I have now spoken to numerous Comcast representatives, one person from Apple (who told me he was sorry I had to deal with all this when I was sick—how precious!), and finally, a young man named Praveen at Linksys support who reset my router, and made all my dreams come true. Because we were on the phone for an hour, poor Praveen had to listen to me wheezing, coughing, and altogether sounding pretty horrific. (I have bronchitis, as it turns out.) With complete sincerity, Praveen urged me to drink lemon tea for my cough. I love him.
Today's poem comes to us courtesy of my future sister-in-law Jasmine, who probably thought I completely overlooked it, considering she emailed it to me about three months ago. I was just waiting for the most appropriate time to use it, though. Today is that day.
(Plus, Jasmine has apparently created three separate identities in an effort to follow and comment on my blog, so that warrants some hat tip love, don't you think? I still don't understand why these three identities are necessary, Jazzy, but hey, it gives me more followers, so why not?)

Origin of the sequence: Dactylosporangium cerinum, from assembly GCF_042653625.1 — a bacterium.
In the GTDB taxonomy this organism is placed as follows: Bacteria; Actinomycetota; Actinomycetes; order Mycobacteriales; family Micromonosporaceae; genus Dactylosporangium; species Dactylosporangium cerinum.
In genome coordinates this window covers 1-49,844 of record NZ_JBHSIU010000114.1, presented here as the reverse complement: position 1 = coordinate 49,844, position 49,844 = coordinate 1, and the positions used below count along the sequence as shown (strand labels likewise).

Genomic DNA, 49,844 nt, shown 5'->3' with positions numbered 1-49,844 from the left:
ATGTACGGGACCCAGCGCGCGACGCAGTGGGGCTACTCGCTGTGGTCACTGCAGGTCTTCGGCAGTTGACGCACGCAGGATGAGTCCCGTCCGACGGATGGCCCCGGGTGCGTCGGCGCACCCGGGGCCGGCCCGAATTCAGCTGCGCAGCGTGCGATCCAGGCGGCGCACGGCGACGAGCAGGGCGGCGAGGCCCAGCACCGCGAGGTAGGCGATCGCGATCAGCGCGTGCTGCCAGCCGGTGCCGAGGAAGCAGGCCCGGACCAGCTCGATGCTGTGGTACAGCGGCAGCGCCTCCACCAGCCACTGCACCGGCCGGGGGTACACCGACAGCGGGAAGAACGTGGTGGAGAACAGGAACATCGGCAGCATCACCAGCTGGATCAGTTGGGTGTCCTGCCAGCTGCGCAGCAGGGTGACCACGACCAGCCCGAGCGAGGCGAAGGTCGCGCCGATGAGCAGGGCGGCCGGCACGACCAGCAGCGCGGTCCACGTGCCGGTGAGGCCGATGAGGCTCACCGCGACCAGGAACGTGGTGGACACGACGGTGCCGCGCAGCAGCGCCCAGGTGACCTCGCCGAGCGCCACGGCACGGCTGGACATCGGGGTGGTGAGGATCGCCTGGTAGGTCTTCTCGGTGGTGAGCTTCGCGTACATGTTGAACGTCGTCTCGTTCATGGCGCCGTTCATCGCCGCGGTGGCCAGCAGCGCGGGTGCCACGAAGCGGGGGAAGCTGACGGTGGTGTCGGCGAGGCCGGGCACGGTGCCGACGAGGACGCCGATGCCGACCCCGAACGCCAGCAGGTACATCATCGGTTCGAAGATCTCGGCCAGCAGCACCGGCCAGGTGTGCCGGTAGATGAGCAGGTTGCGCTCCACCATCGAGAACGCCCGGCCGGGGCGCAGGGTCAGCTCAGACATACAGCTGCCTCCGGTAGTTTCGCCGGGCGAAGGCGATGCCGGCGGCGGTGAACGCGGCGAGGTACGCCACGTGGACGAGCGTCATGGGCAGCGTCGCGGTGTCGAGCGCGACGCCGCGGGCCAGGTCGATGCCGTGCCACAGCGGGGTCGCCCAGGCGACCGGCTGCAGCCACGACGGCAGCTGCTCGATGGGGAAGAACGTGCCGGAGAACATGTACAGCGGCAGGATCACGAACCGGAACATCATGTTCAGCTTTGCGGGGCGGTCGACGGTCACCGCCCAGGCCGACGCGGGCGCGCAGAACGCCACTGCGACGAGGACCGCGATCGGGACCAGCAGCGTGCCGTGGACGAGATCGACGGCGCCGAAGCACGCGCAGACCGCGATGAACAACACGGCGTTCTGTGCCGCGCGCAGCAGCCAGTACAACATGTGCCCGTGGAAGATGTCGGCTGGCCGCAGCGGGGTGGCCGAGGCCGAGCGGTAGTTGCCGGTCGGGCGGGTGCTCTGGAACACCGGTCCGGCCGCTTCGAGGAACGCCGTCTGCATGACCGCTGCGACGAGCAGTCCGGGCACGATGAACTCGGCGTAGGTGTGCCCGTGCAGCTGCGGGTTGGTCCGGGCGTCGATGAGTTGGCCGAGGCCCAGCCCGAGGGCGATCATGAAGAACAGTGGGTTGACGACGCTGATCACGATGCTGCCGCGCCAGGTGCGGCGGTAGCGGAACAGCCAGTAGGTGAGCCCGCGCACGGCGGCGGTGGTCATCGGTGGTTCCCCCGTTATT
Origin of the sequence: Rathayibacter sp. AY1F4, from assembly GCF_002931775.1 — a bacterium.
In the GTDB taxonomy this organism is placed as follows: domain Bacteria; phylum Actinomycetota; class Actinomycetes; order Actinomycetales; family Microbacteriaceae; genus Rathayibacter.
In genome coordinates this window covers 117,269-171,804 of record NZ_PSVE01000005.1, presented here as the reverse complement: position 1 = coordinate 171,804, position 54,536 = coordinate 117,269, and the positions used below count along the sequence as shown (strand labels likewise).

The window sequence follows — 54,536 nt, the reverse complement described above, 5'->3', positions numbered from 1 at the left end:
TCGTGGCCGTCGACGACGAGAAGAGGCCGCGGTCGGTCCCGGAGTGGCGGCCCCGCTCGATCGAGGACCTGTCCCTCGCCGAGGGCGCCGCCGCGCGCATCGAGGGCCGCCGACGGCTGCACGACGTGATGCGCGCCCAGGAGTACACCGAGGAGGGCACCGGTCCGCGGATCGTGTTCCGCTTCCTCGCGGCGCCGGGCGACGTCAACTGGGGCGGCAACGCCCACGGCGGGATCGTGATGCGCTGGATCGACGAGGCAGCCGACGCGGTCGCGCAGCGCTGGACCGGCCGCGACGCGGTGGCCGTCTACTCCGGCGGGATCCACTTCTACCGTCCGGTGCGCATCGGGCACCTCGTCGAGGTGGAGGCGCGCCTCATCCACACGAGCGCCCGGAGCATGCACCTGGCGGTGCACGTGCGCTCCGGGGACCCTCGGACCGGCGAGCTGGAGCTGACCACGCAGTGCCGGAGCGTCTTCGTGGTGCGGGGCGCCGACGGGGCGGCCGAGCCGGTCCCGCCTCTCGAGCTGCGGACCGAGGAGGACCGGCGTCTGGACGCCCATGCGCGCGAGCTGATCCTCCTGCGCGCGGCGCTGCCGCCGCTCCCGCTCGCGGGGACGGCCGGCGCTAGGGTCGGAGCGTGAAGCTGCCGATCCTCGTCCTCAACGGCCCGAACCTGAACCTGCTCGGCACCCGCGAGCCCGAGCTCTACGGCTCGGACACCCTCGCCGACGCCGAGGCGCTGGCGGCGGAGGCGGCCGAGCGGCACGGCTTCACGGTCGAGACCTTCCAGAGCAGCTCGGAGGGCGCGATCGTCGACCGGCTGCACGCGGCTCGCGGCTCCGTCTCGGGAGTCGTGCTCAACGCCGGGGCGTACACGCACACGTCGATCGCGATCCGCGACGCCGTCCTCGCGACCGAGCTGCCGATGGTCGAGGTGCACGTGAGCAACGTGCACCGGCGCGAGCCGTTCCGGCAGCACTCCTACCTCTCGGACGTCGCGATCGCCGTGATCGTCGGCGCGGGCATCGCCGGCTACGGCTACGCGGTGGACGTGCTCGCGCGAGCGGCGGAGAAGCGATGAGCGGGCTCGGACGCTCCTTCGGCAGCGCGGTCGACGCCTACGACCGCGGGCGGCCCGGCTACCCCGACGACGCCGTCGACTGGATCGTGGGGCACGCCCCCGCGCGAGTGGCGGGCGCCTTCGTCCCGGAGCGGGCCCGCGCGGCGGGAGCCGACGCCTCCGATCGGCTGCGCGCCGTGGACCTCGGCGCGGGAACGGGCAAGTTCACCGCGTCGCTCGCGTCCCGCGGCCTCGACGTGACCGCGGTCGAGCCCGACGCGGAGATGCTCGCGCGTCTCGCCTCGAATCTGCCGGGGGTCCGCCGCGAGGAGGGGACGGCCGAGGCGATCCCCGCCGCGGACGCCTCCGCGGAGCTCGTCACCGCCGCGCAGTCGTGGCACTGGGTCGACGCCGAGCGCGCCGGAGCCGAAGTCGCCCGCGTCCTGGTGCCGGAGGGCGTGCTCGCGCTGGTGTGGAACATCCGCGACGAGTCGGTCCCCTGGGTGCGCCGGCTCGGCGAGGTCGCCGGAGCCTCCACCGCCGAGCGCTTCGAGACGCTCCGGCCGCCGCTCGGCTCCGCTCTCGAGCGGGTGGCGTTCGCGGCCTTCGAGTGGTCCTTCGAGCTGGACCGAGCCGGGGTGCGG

Read the lovely poem after the jump.
by Adelaide Proctor
Do not cheat thy Heart and tell her,
"Grief will pass away,
Hope for fairer times in future,
And forget to-day."—
Tell her, if you will, that sorrow
Need not come in vain;
Tell her that the lesson taught her
Far outweighs the pain.
Cheat her not with the old comfort,
"Soon she will forget"—
Bitter truth, alas—but matter
Rather for regret;
Bid her not "Seek other pleasures,
Turn to other things:"—
Rather nurse her caged sorrow
'Till the captive sings.
Rather bid her go forth bravely.
And the stranger greet;
Not as foe, with spear and buckler,
But as dear friends meet;
Bid her with a strong clasp hold her,
By her dusky wings—
Listening for the murmured blessing
Sorrow always brings.